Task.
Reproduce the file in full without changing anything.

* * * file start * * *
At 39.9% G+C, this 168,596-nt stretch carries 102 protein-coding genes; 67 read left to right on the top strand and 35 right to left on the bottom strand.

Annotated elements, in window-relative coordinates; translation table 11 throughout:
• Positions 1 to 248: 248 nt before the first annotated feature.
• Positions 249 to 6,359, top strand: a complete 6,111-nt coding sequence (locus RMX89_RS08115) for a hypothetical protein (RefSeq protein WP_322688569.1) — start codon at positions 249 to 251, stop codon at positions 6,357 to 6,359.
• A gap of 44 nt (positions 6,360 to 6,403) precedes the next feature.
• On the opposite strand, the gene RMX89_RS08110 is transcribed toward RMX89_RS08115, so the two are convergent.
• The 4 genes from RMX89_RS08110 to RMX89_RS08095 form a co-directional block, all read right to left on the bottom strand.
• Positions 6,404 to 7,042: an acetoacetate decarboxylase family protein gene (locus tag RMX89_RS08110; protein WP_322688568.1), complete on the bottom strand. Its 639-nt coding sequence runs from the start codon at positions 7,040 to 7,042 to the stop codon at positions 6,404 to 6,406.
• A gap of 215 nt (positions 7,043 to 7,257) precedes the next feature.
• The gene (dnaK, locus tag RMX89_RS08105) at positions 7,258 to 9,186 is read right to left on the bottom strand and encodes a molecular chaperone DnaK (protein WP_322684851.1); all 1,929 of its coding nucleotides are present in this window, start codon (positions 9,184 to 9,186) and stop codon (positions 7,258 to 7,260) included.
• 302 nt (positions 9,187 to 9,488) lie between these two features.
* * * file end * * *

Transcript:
At 39.9% G+C, this 168,596-nt stretch carries 102 protein-coding genes; 67 read left to right on the top strand and 35 right to left on the bottom strand.

Annotated elements, in window-relative coordinates; translation table 11 throughout:
• Positions 1 to 248: 248 nt before the first annotated feature.
• Positions 249 to 6,359, top strand: a complete 6,111-nt coding sequence (locus RMX89_RS08115) for a hypothetical protein (RefSeq protein WP_322688569.1) — start codon at positions 249 to 251, stop codon at positions 6,357 to 6,359.
• A gap of 44 nt (positions 6,360 to 6,403) precedes the next feature.
• On the opposite strand, the gene RMX89_RS08110 is transcribed toward RMX89_RS08115, so the two are convergent.
• The 4 genes from RMX89_RS08110 to RMX89_RS08095 form a co-directional block, all read right to left on the bottom strand.
• Positions 6,404 to 7,042: an acetoacetate decarboxylase family protein gene (locus tag RMX89_RS08110; protein WP_322688568.1), complete on the bottom strand. Its 639-nt coding sequence runs from the start codon at positions 7,040 to 7,042 to the stop codon at positions 6,404 to 6,406.
• A gap of 215 nt (positions 7,043 to 7,257) precedes the next feature.
• The gene (dnaK, locus tag RMX89_RS08105) at positions 7,258 to 9,186 is read right to left on the bottom strand and encodes a molecular chaperone DnaK (protein WP_322684851.1); all 1,929 of its coding nucleotides are present in this window, start codon (positions 9,184 to 9,186) and stop codon (positions 7,258 to 7,260) included.
• 302 nt (positions 9,187 to 9,488) lie between these two features.